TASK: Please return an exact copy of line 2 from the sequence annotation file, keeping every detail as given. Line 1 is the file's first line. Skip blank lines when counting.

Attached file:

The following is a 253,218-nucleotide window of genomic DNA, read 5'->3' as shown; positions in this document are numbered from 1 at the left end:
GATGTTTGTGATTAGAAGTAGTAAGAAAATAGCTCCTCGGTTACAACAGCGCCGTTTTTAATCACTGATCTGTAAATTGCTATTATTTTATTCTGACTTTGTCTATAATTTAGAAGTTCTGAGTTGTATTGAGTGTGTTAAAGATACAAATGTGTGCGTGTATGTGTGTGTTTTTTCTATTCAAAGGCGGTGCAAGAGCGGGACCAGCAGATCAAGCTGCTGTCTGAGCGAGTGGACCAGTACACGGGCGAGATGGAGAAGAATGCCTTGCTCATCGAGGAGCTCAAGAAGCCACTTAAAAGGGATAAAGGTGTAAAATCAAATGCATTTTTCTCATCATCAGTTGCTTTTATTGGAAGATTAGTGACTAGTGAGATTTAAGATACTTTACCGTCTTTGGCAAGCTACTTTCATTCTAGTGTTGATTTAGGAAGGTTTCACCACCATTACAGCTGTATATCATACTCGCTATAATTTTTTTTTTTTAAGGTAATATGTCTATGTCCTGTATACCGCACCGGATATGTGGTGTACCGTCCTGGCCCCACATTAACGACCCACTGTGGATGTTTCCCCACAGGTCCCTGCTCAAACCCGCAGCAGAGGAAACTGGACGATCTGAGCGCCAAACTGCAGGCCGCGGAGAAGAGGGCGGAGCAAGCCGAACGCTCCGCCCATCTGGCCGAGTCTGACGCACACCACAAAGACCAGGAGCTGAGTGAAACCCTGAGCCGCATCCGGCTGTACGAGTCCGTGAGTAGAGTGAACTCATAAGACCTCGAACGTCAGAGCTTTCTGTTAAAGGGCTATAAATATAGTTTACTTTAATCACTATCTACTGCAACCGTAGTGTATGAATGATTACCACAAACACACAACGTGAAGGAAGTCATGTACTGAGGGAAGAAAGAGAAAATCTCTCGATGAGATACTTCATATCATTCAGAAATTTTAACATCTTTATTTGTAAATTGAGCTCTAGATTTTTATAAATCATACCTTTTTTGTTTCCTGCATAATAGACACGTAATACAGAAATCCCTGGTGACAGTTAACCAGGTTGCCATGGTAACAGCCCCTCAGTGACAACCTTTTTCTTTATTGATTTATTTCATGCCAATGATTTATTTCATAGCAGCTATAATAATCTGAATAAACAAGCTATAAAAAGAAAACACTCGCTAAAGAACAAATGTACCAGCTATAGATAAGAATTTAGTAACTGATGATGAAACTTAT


GATGTTTGTGATTAGAAGTAGTAAGAAAATAGCTCCTCGGTTACAACAGCGCCGTTTTTAATCACTGATCTGTAAATTGCTATTATTTTATTCTGACTTTGTCTATAATTTAGAAGTTCTGAGTTGTATTGAGTGTGTTAAAGATACAAATGTGTGCGTGTATGTGTGTGTTTTTTCTATTCAAAGGCGGTGCAAGAGCGGGACCAGCAGATCAAGCTGCTGTCTGAGCGAGTGGACCAGTACACGGGCGAGATGGAGAAGAATGCCTTGCTCATCGAGGAGCTCAAGAAGCCACTTAAAAGGGATAAAGGTGTAAAATCAAATGCATTTTTCTCATCATCAGTTGCTTTTATTGGAAGATTAGTGACTAGTGAGATTTAAGATACTTTACCGTCTTTGGCAAGCTACTTTCATTCTAGTGTTGATTTAGGAAGGTTTCACCACCATTACAGCTGTATATCATACTCGCTATAATTTTTTTTTTTTAAGGTAATATGTCTATGTCCTGTATACCGCACCGGATATGTGGTGTACCGTCCTGGCCCCACATTAACGACCCACTGTGGATGTTTCCCCACAGGTCCCTGCTCAAACCCGCAGCAGAGGAAACTGGACGATCTGAGCGCCAAACTGCAGGCCGCGGAGAAGAGGGCGGAGCAAGCCGAACGCTCCGCCCATCTGGCCGAGTCTGACGCACACCACAAAGACCAGGAGCTGAGTGAAACCCTGAGCCGCATCCGGCTGTACGAGTCCGTGAGTAGAGTGAACTCATAAGACCTCGAACGTCAGAGCTTTCTGTTAAAGGGCTATAAATATAGTTTACTTTAATCACTATCTACTGCAACCGTAGTGTATGAATGATTACCACAAACACACAACGTGAAGGAAGTCATGTACTGAGGGAAGAAAGAGAAAATCTCTCGATGAGATACTTCATATCATTCAGAAATTTTAACATCTTTATTTGTAAATTGAGCTCTAGATTTTTATAAATCATACCTTTTTTGTTTCCTGCATAATAGACACGTAATACAGAAATCCCTGGTGACAGTTAACCAGGTTGCCATGGTAACAGCCCCTCAGTGACAACCTTTTTCTTTATTGATTTATTTCATGCCAATGATTTATTTCATAGCAGCTATAATAATCTGAATAAACAAGCTATAAAAAGAAAACACTCGCTAAAGAACAAATGTACCAGCTATAGATAAGAATTTAGTAACTGATGATGAAACTTAT